Editor’s Note: This commentary was originally published by the
in response to Chairman Ed Markey’s (D-Mass) question below.
Chairman Markey: In light of obstruction by Senate Republicans, the United States has failed to send a signal to the world that we intend to be the leader in clean energy jobs and technologies. Following massive humanitarian disasters across the globe from extreme weather events occurring during the hottest year on record, what programs, success stories and new ideas can the United States bring to the table in Mexico? With trillions of dollars in private investment hanging in the balance, how can the United States convince the world we are serious about clean energy jobs and not in denial about the threat we currently face? And what firm commitments will need to be made at these negotiations to move the process forward?
Nathan Hultman: Chairman Markey asserts that the U.S. has failed to send the world a signal that we intend to be the leader in clean energy jobs. This is undoubtedly a true statement: there is widespread acknowledgment that despite our leadership in science and technology research, the United States is not a leader in the engineering and manufacturing of most new, low-carbon energy technologies. For an answer as to why, we need only look to the reward structure that we have in place — unlike countries which have developed strong and export-oriented energy technology industries (such as Denmark, Germany, Israel and Japan), our search for energy independence has relied much more heavily on securing supply for fossil technologies than for rewarding the diffusion of renewables and efficiency.
Second, Chairman Markey implies that the U.S. should seek to convince the world that we are serious about clean energy jobs. Even if we were serious about clean energy, it is not necessarily obvious why would need to convince the world that we are. The roots of the answer lie, paradoxically, squarely in the ashes of the Kyoto Protocol. While the Kyoto Protocol had some redeeming features, it is widely acknowledged that this attempt to legislate emissions reduction in different countries through a U.N. treaty process was perhaps overoptimistic, and surely ineffective. The uncertainties about future economic growth and costs of carbon abatement were simply too large to allow for all the major countries to step into the regime with full confidence that they could deliver on their promises.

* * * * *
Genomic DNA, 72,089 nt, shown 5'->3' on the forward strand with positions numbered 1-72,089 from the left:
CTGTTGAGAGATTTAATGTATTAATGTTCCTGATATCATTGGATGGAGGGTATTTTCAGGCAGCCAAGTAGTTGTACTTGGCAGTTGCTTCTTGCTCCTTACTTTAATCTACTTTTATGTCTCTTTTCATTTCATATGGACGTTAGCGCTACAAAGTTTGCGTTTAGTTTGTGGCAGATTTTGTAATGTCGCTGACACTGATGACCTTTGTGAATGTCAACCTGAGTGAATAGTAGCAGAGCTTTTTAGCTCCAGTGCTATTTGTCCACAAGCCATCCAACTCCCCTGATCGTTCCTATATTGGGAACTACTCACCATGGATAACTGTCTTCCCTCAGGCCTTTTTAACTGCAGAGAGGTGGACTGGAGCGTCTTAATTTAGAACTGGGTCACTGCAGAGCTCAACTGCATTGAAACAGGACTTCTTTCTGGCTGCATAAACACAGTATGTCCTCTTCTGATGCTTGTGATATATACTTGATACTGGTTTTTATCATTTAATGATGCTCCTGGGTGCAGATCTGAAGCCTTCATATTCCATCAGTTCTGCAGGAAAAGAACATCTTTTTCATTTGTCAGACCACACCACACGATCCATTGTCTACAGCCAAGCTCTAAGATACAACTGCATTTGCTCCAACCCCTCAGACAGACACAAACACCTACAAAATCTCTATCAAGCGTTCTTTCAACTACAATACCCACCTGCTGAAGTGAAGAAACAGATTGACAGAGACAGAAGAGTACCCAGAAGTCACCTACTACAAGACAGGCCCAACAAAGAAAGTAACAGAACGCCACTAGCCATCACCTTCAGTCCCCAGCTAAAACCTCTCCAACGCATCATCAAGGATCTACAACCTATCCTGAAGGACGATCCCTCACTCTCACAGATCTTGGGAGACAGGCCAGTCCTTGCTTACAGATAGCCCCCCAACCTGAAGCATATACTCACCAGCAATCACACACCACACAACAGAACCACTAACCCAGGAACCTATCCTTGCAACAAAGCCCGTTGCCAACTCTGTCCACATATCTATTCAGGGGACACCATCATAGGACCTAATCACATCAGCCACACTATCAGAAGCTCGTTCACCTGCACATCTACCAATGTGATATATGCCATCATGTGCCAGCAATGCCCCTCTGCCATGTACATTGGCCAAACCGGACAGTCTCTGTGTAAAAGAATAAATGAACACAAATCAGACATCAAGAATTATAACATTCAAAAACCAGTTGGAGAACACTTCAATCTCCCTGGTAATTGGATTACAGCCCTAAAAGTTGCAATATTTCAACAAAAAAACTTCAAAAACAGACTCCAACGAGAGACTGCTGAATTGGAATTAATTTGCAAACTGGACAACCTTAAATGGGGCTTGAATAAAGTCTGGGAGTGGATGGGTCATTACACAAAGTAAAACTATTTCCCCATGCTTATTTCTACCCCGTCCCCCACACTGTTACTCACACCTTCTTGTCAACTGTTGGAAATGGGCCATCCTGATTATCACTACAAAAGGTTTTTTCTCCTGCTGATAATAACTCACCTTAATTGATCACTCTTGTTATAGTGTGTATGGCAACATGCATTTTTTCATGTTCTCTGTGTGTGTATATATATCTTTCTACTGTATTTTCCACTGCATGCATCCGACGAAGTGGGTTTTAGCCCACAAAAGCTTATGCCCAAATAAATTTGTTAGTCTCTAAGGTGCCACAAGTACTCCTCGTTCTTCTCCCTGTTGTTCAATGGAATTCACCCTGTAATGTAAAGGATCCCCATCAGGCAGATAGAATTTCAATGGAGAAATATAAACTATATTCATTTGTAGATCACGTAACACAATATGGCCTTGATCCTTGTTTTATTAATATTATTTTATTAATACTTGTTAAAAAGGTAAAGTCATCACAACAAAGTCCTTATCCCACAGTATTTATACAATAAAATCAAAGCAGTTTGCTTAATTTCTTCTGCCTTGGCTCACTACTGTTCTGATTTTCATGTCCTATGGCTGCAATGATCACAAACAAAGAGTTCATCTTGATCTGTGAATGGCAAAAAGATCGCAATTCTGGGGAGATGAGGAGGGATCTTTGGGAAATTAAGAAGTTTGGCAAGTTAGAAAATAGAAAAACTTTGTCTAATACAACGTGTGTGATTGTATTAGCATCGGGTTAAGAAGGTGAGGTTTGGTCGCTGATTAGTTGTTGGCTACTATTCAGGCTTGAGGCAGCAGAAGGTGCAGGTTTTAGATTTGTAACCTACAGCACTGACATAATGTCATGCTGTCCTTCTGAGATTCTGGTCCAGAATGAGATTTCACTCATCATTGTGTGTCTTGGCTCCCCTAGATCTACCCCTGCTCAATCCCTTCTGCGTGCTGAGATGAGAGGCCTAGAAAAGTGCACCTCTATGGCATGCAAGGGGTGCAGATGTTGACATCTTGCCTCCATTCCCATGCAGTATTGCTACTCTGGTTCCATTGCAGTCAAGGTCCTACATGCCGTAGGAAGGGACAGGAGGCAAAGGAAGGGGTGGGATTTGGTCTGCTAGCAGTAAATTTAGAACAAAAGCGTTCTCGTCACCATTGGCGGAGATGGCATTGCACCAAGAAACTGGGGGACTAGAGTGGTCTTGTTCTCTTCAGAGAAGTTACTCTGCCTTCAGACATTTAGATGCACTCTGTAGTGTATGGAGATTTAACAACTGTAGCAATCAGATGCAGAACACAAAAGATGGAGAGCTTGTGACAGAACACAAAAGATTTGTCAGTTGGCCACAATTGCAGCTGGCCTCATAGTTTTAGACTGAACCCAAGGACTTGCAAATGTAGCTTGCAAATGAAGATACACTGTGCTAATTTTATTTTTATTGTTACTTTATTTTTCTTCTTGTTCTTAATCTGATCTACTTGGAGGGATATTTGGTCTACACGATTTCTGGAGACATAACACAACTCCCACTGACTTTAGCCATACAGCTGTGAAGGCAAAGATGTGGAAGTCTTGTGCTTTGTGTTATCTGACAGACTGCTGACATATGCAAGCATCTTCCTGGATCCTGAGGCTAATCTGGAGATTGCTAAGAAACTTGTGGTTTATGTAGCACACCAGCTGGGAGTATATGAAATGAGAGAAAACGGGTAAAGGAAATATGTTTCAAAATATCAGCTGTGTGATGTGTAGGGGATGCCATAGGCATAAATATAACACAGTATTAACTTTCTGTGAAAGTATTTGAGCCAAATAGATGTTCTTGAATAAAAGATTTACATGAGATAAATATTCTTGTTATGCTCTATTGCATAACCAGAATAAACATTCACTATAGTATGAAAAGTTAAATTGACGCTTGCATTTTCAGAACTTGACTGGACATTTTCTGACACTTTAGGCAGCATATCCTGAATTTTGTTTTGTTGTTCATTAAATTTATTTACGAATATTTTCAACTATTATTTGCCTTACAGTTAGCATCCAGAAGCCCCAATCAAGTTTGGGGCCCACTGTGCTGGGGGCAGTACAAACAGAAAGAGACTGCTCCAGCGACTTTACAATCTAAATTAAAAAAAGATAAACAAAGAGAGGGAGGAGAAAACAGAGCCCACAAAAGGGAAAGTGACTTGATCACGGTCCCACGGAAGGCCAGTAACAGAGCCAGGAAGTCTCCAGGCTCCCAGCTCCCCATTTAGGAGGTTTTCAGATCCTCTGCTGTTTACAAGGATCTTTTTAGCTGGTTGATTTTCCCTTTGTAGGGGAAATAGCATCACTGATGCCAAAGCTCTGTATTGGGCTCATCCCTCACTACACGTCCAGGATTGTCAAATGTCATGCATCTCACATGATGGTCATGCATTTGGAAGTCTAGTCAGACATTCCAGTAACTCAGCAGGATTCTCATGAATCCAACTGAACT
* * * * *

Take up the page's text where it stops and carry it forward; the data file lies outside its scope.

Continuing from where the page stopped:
As a consequence of these lessons, and of the failures of last year’s Copenhagen meeting to deliver a replacement for Kyoto, the burden of addressing climate change will fall on policy actions taken at the national level. But because of the collective action dimension of climate change, countries will be willing to undertake more aggressive actions if they believe that their neighbors (and economic peers or competitors) will also be moving their energy economies in the same direction. The world is watching the U.S., and even our own domestic clean energy policies will therefore have an effect on world behavior. Interestingly, a clear signal that the U.S. is making a strong domestic — not an international — commitment to clean energy could therefore have more of an effect on international policy than a commitment to a weak international agreement. And indeed, there are many reasons to believe that the benefits of developing domestic, low-carbon energy technology industries will be tangible and long-lasting, and will go far beyond the simple and necessary reduction in greenhouse gas emissions.
How can the U.S. do this? First, by funding energy technology research through our domestic research and engineering infrastructure — one of our international comparative advantages and one of the crown jewels of post-WWII science and technology policy. Second, by continuing to expand the energy innovation partnerships with other countries that were started under the Bush administration and expanded under the Obama administration’s Clean Energy Ministerial. Third, and most importantly, by establishing a steady and increasing system of market-based mechanisms and standards to support the diffusion of energy technology domestically, and making a long-term commitment to stability in these mechanisms. And fourth, by making these commitments clear and visible in the international community, and asking for reasonable efforts from other countries in accordance with their national circumstances and capacity.
"Universities that specialize in the life science rank high on technology transfer metrics because medical devices and drug discoveries are more often patented and licensed than other technologies."